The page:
the perfect breakup

He was a good mix of Stringer Bell and Cutty, with plenty of grown man swag. Took his street skills and upgraded to a government job. 6’4, dark skin, perfection. We laughed long and loud at jokes I can’t remember.

*

We met at that delicious moment on a Saturday when the night is still full of possibility. He was with his friends, I mine. I turned, stood apart, saw him, and smiled. In that moment, I forgot that I skipped dinner, dressed hastily in 6 inch heels and jeans, smeared red lipstick on pouty lips. 

We traded more than words. We dealt in inflections, smiles, and butterflies. He left the spot but came back and found me standing, befuddled, in the midst of drunk undergrads grinding offbeat to hit songs.

It wasn’t ever serious.  No dinners, just drinks–my choice. Sometimes flowers. Fun nights out with his friends, not mine–my choice. When we met strangers? “This is my friend,” I’d introduce him. Whenever he called me his girl, I’d freeze up. He noticed and stopped.  

Just drinks. He told me that I was someone with whom he could fall in love. “Me too,” I said, because silence wasn’t an option, and because it was true, and because I knew it would never work. I’m not quite ready for marriage, kids, and a white picket fence, but when I am, I want to be with someone who has a clear-cut theology to which I can relate. He loved Jesus but we weren’t chatting about Him all the time. He loved Jesus but we weren’t about to go to Bible study, grinning and holding hands. He had a blues kind of soul. Worshipped God while listening to soul music in packed bars.

When it became clear we were both stubborn and wanted other things, he slipped out of the back door of my life. I wrote him a flawless goodbye note. It was a recommendation letter for a man I used to date, a man I could have loved if things were different. Something he could show the next woman. A flag he could wave, as if to say, “Look! I loved well, when I had the chance! Look, I was vulnerable, and kind, and romantic! Look, I taught a young woman that there is strength in vulnerability, that she never need be afraid of love! Look!

Because of him, I think I’ll know love when it finds me. Next time, I’ll be ready.

RJD

 

The Last Gift

The day after Uncle Junior died, I realized New York would always be home. I received the call about his turn for the worse 6:30 in the morning. Because I have never been good with grief, I spent the morning watching bad talk shows with families more imperfect than my own. I sauntered into Dunkin Donuts. I desperately clutched coffee as the train hurtled through tunnels.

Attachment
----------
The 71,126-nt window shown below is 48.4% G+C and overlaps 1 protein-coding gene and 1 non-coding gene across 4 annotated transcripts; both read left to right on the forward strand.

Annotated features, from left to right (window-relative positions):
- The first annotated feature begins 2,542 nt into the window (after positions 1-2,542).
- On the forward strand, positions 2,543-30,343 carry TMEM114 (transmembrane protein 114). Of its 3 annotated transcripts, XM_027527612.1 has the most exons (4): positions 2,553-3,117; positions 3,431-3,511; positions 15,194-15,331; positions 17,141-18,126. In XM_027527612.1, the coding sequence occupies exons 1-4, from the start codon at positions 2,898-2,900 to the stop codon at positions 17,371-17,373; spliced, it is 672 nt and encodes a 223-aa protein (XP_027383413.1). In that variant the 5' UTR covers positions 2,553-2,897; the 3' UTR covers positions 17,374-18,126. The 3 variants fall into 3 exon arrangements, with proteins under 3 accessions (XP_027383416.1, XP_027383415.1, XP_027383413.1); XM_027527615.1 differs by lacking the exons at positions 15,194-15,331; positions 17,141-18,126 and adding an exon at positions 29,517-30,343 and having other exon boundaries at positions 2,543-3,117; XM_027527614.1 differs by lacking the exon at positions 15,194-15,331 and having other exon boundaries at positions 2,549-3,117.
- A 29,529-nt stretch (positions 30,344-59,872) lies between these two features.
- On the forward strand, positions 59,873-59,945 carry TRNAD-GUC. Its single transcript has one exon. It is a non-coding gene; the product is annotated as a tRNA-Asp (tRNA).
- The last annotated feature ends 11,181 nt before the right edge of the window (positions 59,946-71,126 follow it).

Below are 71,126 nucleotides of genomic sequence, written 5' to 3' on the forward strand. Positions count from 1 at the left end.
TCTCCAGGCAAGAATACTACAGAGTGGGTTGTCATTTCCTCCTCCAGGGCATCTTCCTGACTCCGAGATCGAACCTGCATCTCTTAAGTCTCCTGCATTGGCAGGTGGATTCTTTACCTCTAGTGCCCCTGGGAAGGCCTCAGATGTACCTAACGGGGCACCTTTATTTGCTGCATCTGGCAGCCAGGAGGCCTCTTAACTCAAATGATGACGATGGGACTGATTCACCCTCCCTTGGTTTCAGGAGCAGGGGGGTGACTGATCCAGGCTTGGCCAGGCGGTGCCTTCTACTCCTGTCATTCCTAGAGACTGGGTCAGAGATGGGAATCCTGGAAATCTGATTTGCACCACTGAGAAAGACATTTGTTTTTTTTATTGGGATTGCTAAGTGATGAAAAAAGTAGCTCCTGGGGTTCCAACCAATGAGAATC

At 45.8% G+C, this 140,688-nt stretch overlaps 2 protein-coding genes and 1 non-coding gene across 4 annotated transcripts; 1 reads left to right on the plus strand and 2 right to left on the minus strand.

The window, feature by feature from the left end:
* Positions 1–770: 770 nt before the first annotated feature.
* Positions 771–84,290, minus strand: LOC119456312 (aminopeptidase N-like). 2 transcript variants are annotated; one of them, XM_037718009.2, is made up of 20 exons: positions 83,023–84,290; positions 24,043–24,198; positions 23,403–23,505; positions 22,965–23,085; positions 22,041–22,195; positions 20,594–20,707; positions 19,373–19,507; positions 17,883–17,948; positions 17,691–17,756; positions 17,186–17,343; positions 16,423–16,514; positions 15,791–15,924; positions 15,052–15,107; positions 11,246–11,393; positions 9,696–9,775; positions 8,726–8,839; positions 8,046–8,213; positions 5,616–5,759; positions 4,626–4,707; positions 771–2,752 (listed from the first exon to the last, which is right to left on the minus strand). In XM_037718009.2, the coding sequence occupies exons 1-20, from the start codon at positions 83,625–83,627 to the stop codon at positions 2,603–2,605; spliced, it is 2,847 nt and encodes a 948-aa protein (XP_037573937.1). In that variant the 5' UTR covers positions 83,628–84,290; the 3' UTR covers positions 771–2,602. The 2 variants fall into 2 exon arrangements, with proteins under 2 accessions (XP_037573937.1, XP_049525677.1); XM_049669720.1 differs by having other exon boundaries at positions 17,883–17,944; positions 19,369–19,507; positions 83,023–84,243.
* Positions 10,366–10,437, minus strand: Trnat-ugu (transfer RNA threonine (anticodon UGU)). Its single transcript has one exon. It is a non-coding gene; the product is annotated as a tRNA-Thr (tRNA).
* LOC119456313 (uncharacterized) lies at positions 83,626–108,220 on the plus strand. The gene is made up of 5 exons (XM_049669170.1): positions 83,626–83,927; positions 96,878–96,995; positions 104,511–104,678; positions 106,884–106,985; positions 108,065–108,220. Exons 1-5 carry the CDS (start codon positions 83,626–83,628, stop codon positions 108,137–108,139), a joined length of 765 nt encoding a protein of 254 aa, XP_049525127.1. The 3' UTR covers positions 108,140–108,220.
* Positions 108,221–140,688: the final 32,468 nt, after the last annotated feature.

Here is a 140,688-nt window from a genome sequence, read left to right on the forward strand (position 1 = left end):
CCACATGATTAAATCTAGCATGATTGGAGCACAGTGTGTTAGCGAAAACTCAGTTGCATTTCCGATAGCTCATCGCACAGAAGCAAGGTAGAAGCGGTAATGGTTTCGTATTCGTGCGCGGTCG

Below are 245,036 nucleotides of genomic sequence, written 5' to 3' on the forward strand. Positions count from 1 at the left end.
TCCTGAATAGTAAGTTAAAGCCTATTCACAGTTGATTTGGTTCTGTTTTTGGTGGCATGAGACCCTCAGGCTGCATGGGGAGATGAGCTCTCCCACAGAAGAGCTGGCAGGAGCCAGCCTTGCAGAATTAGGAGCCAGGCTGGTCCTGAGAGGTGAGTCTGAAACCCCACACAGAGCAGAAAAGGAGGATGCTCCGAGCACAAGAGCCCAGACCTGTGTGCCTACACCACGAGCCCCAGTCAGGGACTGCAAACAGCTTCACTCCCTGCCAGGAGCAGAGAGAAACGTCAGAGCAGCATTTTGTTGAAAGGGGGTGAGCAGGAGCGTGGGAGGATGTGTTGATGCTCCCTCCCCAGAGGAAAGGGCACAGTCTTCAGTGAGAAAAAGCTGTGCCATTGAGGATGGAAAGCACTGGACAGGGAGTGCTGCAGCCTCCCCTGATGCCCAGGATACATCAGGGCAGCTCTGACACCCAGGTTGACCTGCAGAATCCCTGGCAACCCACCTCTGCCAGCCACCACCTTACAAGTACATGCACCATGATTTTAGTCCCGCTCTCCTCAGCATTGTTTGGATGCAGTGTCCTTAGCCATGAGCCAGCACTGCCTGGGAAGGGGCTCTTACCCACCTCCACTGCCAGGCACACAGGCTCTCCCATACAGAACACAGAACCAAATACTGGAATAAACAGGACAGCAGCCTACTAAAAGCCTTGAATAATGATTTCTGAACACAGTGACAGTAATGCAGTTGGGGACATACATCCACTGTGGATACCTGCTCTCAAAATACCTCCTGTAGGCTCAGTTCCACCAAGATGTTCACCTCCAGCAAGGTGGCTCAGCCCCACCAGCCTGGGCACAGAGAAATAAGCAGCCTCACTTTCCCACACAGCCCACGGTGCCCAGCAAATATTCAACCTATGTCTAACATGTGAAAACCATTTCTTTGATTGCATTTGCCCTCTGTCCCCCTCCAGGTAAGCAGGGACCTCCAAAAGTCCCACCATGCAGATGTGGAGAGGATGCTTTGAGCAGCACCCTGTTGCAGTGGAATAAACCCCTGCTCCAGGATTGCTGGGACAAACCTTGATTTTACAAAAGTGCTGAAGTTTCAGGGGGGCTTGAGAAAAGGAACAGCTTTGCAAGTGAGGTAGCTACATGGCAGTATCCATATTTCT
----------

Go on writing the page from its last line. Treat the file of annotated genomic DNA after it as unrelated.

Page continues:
My relatives and I convened in the hospital. We sat and waited for death. After a long day of prayer, tears and laughter, we said goodbye to one of the most elusive figures in our family. I kissed my Dad, uncles and aunt and headed back to the subway.

What song should your ipod play after you watch your uncle die? I couldn’t get it right. I stood on the subway platform listening to a book, to Rupee, to a hymn.

How do you spend time with others without letting your grief spill over and infect them? I spent the evening cracking jokes to cover my sadness. I clutched a glass of wine and watched Scandal with new friends.

*

But the morning after Uncle Junior died, I sat in the window of a popular restaurant and, to my surprise and embarrassment, started sobbing uncontrollably. I was the worst advertisement in the world: I was rocking an unruly afro, a headcovering, weeping over my coffee. The waitress stopped for a routine check and was alarmed to see my tears. I couldn’t breathe or speak.

“My uncle died yesterday,” I wailed.

They politely placed napkins at the corner of the restaurant table and left me alone. My mascara and eyeliner were running. I wish that I possessed that rare talent of elegant crying. But I don’t. At all. In fact, I looked a fright, and I felt terrible for destroying the atmosphere of the restaurant. My grief swallowed me whole and ruined the breakfast of the poor man who was sitting at another table, facing me.

I only stopped crying when I bit into a delicious crepe. I never knew that goat cheese could be such a tonic.

I was relieved when the gentleman sitting across from me left the restaurant. I hate crying in front of anyone, especially men. I felt guilty for the destructive, consuming nature of my grief. The waitresses approached. “That gentleman just paid for your breakfast. You’re all taken care of.” When I offered them a tip, they turned me down. “He took care of everything.” I was humbled, and stared out at the street. By this point, he was too far down the street for me to thank him. I prayed that God would bless him.

*